The ILS system is designed to show a approach path of a 3-degree decent to the touchdown point on a runway (as the field manual tooltip says, fly so the ILS bars form a perfect cross to fly down to the touchdown point).
In the case of the USS Freedom, the touchdown point is between the 2nd and 3rd wires.
However when using the ILS, when flown such that the horizontal bar is in it's correct middle position (the middle notch on the vertical ILS bar) the approach seems to be as almost level with the carrier deck, leading to a very flat approach and a very high chance of hitting the back of the ship.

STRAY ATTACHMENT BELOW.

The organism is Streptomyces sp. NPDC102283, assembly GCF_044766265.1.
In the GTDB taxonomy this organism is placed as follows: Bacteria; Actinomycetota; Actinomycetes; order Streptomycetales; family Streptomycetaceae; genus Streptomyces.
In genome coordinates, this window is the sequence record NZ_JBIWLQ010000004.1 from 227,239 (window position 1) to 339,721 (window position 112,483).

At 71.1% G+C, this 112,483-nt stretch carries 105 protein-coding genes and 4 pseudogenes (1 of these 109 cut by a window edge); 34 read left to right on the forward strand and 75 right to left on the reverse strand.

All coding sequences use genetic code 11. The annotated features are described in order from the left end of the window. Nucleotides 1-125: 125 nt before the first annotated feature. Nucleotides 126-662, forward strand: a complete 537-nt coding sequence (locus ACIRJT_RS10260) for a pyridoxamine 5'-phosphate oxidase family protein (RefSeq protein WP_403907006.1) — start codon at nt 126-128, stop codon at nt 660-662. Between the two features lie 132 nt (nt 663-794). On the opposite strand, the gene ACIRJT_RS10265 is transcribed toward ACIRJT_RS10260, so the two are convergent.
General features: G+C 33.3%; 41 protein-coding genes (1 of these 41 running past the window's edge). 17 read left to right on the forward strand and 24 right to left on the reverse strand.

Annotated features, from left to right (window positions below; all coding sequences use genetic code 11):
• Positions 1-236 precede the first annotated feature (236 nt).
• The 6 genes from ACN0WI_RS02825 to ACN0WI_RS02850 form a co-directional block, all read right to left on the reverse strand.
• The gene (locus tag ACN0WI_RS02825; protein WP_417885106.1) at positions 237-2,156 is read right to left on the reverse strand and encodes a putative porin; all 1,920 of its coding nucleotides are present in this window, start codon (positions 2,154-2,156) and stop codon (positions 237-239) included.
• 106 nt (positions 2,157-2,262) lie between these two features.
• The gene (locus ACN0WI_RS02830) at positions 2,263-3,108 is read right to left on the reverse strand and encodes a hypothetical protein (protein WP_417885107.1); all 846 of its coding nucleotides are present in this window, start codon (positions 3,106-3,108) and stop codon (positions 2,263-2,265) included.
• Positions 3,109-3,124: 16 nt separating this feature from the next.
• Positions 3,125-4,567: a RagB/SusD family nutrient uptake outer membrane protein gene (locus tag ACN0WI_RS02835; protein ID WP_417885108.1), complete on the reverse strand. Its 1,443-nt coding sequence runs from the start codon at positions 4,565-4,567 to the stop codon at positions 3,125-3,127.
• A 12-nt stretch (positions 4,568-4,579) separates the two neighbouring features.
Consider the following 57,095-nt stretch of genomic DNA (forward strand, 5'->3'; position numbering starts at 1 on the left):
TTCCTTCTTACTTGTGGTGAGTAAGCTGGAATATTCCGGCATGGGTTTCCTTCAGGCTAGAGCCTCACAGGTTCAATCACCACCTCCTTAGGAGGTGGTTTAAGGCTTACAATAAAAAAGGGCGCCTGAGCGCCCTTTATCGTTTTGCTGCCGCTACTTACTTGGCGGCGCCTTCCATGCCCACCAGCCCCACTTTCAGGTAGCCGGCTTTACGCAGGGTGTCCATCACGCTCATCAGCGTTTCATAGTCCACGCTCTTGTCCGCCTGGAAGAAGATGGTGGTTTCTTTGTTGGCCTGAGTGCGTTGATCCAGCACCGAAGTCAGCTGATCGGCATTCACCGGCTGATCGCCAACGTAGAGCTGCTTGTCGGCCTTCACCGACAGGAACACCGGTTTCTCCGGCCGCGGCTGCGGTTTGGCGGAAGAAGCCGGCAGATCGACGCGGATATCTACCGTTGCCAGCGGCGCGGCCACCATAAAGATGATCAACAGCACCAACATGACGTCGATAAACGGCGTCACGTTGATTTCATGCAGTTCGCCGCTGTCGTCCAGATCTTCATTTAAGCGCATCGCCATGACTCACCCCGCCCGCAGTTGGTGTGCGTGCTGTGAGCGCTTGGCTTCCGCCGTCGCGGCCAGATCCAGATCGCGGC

Approaching following the ILS. Note how flat the angle is to the deck, and the location of the carrier deck relative to the horizon. (according to the ILS, I'm actually still slightly above glideslope!)
Approaching the ship at a much more sensible angle. according to the ILS, I'm well above glide slope by a few degrees.
Youtube video of an actual F/A-18 Carrier landing for reference: https://www.youtube.com/watch?v=Tw1RDzll9_Q
(Side note: currently landing the Black Wasp this hard on the carrier severely damages the aircraft)
Solution: calibrate the ILS so the Angle of the glideslope to the ship should be at a minimum a 3-degree downslope (I.E. if I were to stand on the deck at the touchdown point and look up by three degrees, that's the angle where the jets should be approaching from).